The injustice of this type of argument is that it accepts the continued existence of gun laws as they exist today for even a second longer. Brooks overlooks the immense cost to the wellbeing of the future of this country, its children, and this pains me to my core. What is this American democracy when the price we pay for guns is the lives and safety of our children? The tragedy of democratic theory is in its failure, at times, to recognize the painful truth of practice. The commitment, respect, and love proffered by Brooks’ idea of democracy are both elegant and, truthfully, accurate, but the banality of these claims is beyond the pale. Children deserve more from their democracy than what America is giving them.
So, where do we go from here? Arendt would look directly to the legislative branch — but not as we have come to understand it today, as a paternalistic arm of our democracy wherein elected officials provide the people with the laws and policy they deem necessary or important, but rather for the reverse. Congress members serve as conduits for their people, representatives of the people, and it does not take much nor is it particularly partisan to say that the internal compass of the legislative branch has strayed from the true north of representativeness. Meet with your representatives, write them, use social media if that’s your cup of tea, and most importantly, speak up! I know this feels ineffective, and rings a bit obtuse, too — how could my voice affect change? How could the opinion of one person make this world different? How could I matter in the massive machine that is America’s democracy?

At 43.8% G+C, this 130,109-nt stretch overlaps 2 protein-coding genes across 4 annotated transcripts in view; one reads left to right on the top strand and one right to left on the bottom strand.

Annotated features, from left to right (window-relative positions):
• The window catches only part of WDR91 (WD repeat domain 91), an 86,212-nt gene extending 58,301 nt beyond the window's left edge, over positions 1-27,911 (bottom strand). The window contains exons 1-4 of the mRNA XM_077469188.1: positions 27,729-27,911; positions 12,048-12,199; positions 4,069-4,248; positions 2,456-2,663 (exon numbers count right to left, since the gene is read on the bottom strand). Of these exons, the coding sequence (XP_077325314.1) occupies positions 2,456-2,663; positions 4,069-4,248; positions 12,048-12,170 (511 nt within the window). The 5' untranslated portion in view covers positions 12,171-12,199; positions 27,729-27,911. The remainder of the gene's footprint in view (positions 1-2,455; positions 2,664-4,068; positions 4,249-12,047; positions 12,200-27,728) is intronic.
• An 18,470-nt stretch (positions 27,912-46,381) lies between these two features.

Gatherings that express a common belief that is contrary to the law of the land is a critical part of a democracy and while it may not provide the direct and immediate result that championing a drafted piece of legislation offers, it is a component of achieving that change, just as much as casting a vote in an election. The need for vast reforms to our institutions is profound and will not be achieved overnight, but the wrong of American gun laws is self-evident and does not need to be coupled with or deprioritized by that need to make our institutions more democratic.
Exercise your political voice, make your judgement in the injustice of our guns laws known. Speak up, speak often, and demand a better democracy for our children. I applaud the children who have marched on the capitol, but I bemoan them, too, for it is in our failure as members of this community that their action has erupted.
Jessica Gover is a research assistant and writer at the Ash Center. She completed her master’s degree in Political Science in the University of Chicago’s Master of Arts Program in the Social Sciences and received her B.A. at Trinity College. The views and opinions expressed in this article are those of the author and do not necessarily reflect the views of the Ash Center or Harvard University.